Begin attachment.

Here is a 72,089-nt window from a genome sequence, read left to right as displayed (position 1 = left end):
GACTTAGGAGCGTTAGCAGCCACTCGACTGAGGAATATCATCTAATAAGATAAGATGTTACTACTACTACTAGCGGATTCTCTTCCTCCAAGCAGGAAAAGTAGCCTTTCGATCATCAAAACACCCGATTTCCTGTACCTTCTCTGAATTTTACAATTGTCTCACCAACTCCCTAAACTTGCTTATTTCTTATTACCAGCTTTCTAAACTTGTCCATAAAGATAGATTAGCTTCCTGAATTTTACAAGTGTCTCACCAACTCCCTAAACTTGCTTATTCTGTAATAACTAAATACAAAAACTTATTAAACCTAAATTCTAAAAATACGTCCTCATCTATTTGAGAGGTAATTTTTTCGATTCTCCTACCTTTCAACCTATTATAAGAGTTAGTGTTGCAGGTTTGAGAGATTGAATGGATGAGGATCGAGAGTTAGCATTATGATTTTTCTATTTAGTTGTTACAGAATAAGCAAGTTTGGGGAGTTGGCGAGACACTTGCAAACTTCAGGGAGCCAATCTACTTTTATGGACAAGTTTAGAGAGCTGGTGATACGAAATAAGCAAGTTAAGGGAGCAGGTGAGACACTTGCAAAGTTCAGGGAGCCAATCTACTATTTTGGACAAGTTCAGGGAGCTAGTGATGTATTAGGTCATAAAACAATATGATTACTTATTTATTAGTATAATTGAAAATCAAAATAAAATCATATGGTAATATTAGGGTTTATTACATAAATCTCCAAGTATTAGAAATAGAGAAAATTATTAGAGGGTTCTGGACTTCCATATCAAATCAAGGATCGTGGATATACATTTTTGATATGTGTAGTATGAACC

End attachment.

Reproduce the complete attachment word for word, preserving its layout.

Here is a 72,089-nt window from a genome sequence, read left to right as displayed (position 1 = left end):
GACTTAGGAGCGTTAGCAGCCACTCGACTGAGGAATATCATCTAATAAGATAAGATGTTACTACTACTACTAGCGGATTCTCTTCCTCCAAGCAGGAAAAGTAGCCTTTCGATCATCAAAACACCCGATTTCCTGTACCTTCTCTGAATTTTACAATTGTCTCACCAACTCCCTAAACTTGCTTATTTCTTATTACCAGCTTTCTAAACTTGTCCATAAAGATAGATTAGCTTCCTGAATTTTACAAGTGTCTCACCAACTCCCTAAACTTGCTTATTCTGTAATAACTAAATACAAAAACTTATTAAACCTAAATTCTAAAAATACGTCCTCATCTATTTGAGAGGTAATTTTTTCGATTCTCCTACCTTTCAACCTATTATAAGAGTTAGTGTTGCAGGTTTGAGAGATTGAATGGATGAGGATCGAGAGTTAGCATTATGATTTTTCTATTTAGTTGTTACAGAATAAGCAAGTTTGGGGAGTTGGCGAGACACTTGCAAACTTCAGGGAGCCAATCTACTTTTATGGACAAGTTTAGAGAGCTGGTGATACGAAATAAGCAAGTTAAGGGAGCAGGTGAGACACTTGCAAAGTTCAGGGAGCCAATCTACTATTTTGGACAAGTTCAGGGAGCTAGTGATGTATTAGGTCATAAAACAATATGATTACTTATTTATTAGTATAATTGAAAATCAAAATAAAATCATATGGTAATATTAGGGTTTATTACATAAATCTCCAAGTATTAGAAATAGAGAAAATTATTAGAGGGTTCTGGACTTCCATATCAAATCAAGGATCGTGGATATACATTTTTGATATGTGTAGTATGAACC